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Geithner and Bernanke to Decide Our FateEmail Marketing Business Opportunity - Helen BairstowThe Easiest way to do a Client NewsletterA HOW TO BOOK OF SELF MANAGED SUPER FUNDSWhy Warren Buffett won't buy a NewspaperTestamentary Trusts and Disappearing CapitalHow do I use ATC articles for my clients?
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Testamentary Trusts and Disappearing Capital

Click here to buy - A How To Book of SMSF's by Tony Negline
Tony Negline

a. ATO Interpretative Decision 2009/144

This was released by the Tax Office at the end of November. It covers the tax treatment of a testamentary trust (that is, a trust established as part of a person's Will).

In this case the testamentary trust has a life tenant (who was the deceased's child and an Australian resident for income tax purposes) and remaindermen (the deceased's grandchildren). The trust's purpose was to principally hold shares.

Under the terms of the trust the life tenant was to get all the income distributed from the trust and upon death the grandchildren would receive the capital.

The testamentary trust had made some capital gains and under the terms of the trust these had to remain in the trust whilst the life tenant is alive.

The trustee had not elected to have these gains taxed in the trust.

As a result the taxing point of the capital gains became the income beneficiary of the trust - the life tenant - even though he was not able to benefit from these gains.

Under the tax law, which has applied since 1 July 2005, the trustee could have elected to have these capital gains assessed in the trust if the beneficiary does not have a "does not have a vested and indefeasible interest in trust property representing that share, nor has had such property paid or applied for its benefit."

A time limit applies when this provision has to be activated unless the ATO allows a longer period of time.

In this case the problem occurred during the operation of the trust.

But this type of problem is typical of testamentary trusts. Sometimes the solicitor drafting the Will doesn't know the tax rules well enough and the client's accountant also doesn't know the legal aspects well enough. (There have been examples of lawyers using ignorance of the tax laws as a defence and being knocked down.)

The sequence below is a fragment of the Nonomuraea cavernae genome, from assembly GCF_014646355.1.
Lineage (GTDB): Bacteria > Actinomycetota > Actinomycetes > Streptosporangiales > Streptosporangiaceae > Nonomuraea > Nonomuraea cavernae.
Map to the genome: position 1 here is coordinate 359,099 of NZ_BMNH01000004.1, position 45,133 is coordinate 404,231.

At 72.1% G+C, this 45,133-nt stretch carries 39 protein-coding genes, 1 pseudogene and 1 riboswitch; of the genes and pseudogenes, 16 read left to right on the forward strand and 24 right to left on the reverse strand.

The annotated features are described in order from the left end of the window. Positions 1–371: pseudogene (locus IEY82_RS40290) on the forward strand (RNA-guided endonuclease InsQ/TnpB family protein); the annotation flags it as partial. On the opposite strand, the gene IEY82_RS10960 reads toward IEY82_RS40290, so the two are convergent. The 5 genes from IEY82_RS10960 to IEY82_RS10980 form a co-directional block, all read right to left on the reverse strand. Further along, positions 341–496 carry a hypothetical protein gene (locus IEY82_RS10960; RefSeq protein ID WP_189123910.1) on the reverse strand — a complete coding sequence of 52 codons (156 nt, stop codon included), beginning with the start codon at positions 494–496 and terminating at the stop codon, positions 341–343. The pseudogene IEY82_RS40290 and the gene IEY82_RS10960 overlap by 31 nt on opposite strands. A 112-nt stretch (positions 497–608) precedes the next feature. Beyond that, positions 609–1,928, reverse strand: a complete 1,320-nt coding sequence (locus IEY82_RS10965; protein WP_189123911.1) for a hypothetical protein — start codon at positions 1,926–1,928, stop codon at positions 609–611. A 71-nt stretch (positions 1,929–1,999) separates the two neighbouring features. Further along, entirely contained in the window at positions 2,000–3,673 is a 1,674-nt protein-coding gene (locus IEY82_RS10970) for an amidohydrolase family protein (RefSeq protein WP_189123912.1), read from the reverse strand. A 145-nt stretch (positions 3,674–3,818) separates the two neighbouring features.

It's left to the "piggy in the middle" which if the client is lucky enough will be an experienced financial planner.

b. The next issue involves an interesting article in the latest edition of the US Financial Planning magazine titled, "Disappearing Act". You should be able to look at this article by going on line and registering on the www.financial-planning.com website.

The article looks at various portfolio constructions for an income stream style product.

It's good research and finds that investment timing is fundamentally important ("extremely sensitive") especially when a high equity component is selected for income paying strategies. I have been arguing this point for a long time and it's always nice to have someone else reach a similar conclusion but coming from a very different angle from my original starting point.

It would appear that the portfolios used in the article have been constructed around a total return approach (income and gains are combined). I have been arguing for a long time that a total return approach does not work for retirement income products but no one seems very keen on getting rid of them.

Will the Henry or Cooper Reviews reach the same conclusions and suggest regulatory reform? We can only hope.

c. Finally please consider purchasing a copy of my book. You can look at the contents page at the following link: http://www.atcbiz.com.au/r.php?r=0mjd6ne

Two options are available - once only subscription - $55 inc GST - or an annual subscription will gives you access to all the updates made throughout the year ($120 inc GST).

The book can be purchased at the following link: http://www.atcbiz.com.au/r.php?r=5a4agqb


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